It is not everyday you come across a place that instantly connects with you, Soul Pantry does. Simple, minimalist yet charming the newest deli style café at Andaz, Aerocity puts you at ease the minute you enter. Elegant, and understated, the place is a welcome change from loud, over the top restaurants that have flooded the city’s dining scene in the recent times. “At Soul Pantry we celebrate of the abundance of nature,” Varun Punhani, manager of restaurant operations, says as he shows us the place. “By inspiring sustainable and mindful living, we, metaphorically speaking, feed our guests’ souls. The set up meanwhile emphasizes on easy vibe.”
Soul Pantry is the kind of place where you could play Jenga with friends on a weekend, or retreat in a corner with a book on a weekday, or, better still, work on your own book in the peace that it offers. That said the highlight at Soul Pantry is food—light, flavourful, wholesome, the food is as unpretentious and evolved as the space. And so, whatever you may chose to do here, the focus would be on food.
The small menu, created deliberately to ensure usage of fresh seasonal produce, offers meal bowls, smoothies, juices, specialty teas and coffees, and their signature dish: the flatbread. Everything is made fresh with ingredients that are sourced responsibly and locally. In that sense it carries forward the ethos of the hotel. “There is no maida used in our kitchen,” chef Kapil Chauhan, the sous chef at the café, tells us even as he works on a flatbread in the open, interactive kitchen. “We make our breads with alternate grains like ragi, amaranth, buckwheat, barley, and finger millets.” The idea, says Kapil, is to look at age-old grains in a new light. The nutritional value comes as an added advantage.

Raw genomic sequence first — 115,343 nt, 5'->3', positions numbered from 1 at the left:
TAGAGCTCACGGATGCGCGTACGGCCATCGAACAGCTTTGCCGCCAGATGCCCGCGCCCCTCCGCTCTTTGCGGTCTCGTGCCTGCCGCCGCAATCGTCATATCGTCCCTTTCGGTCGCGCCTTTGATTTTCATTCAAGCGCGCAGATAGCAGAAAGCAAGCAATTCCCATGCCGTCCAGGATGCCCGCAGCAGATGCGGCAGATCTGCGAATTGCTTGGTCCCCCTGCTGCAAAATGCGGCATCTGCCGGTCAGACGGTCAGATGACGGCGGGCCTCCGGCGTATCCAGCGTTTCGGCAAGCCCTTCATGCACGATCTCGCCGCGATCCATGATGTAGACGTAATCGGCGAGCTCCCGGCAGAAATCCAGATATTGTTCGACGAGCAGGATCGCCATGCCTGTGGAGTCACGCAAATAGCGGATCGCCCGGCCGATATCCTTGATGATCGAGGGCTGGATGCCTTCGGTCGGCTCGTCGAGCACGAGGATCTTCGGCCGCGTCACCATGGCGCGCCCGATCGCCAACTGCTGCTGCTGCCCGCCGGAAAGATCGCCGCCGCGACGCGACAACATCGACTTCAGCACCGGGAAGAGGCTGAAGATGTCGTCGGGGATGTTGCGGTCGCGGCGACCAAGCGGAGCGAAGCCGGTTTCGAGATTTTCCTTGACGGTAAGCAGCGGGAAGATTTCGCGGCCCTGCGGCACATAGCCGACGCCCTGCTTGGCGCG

Wellness bowls, fruit juices, and alternate grains—the menu hardly sounds exciting until you start eating. We begin with the artisanal rice bowl. Made with three kinds of puffed rice—black, brown, red—and roasted amaranth, the meal bowl looks new to the eye but is familiar to the palate. Inspired by Bombay’s bhel-puri and Calcutta’s jhaal-muri, the preparation is a perfect balance of textures and flavours. The softness of potato compliments the crunch of rice, the tartness of tomatoes is neutralized by the sharpness of onions, and the peanuts add depth. The Italian bowl meanwhile is a mélange of fresh cherry tomatoes, Himalayan mozzarella, homemade pesto and crunchy walnuts.
While there are 5 types of bases to choose from for the signature flat breads, the number of toppings is much larger. Pork belly, prawns, chorizos, lamb, cheese, chicken, even berries, apples, and chocolate. We start with Avocado and Hummus flatbread. Made with barley flower, garnished with fresh mint and crisp chickpeas, the bread is soft and neutral and allows the smoothness of avocado and freshness of mint to shine through. More versions of the bread follow, some with cheese, some with chorizo, some topped after baking, some baked with the toppings, and some served with only cheese. Each bread tastes distinct and every topping woks well, but what comes at the end is the clear winner. The coconut prawn flatbread, served with a topping of sautéed Mangalore prawns, coconut sauce, and fried curry leaves, is a work of art and makes us wonder why no one thought of this before.
The meals are best accompanied by the signature brews at Soul Pantry. With its own Coffee Programme, that brings specially roasted, single estate coffee (sourced directly from farmers), Soul Pantry presents interesting variants of the cold brew. We try the anti-aging (server’s choice, not ours!) and coffee lemonade. While the former is made with jaggery and lemon, the latter has soda, black salt and tamarind—another example of unusual ingredients working in perfect harmony. That is another thing about Soul pantry: seemingly unrelated things combine to create an interesting and comforting vibe. Food being just one of them.
Rs. 2000 for two; Andaz Delhi, Asset No.1, Northern Access Road, Aerocity, daily 11:00 AM – 11:00 PM.
A version of this story first appeared in The Hindu.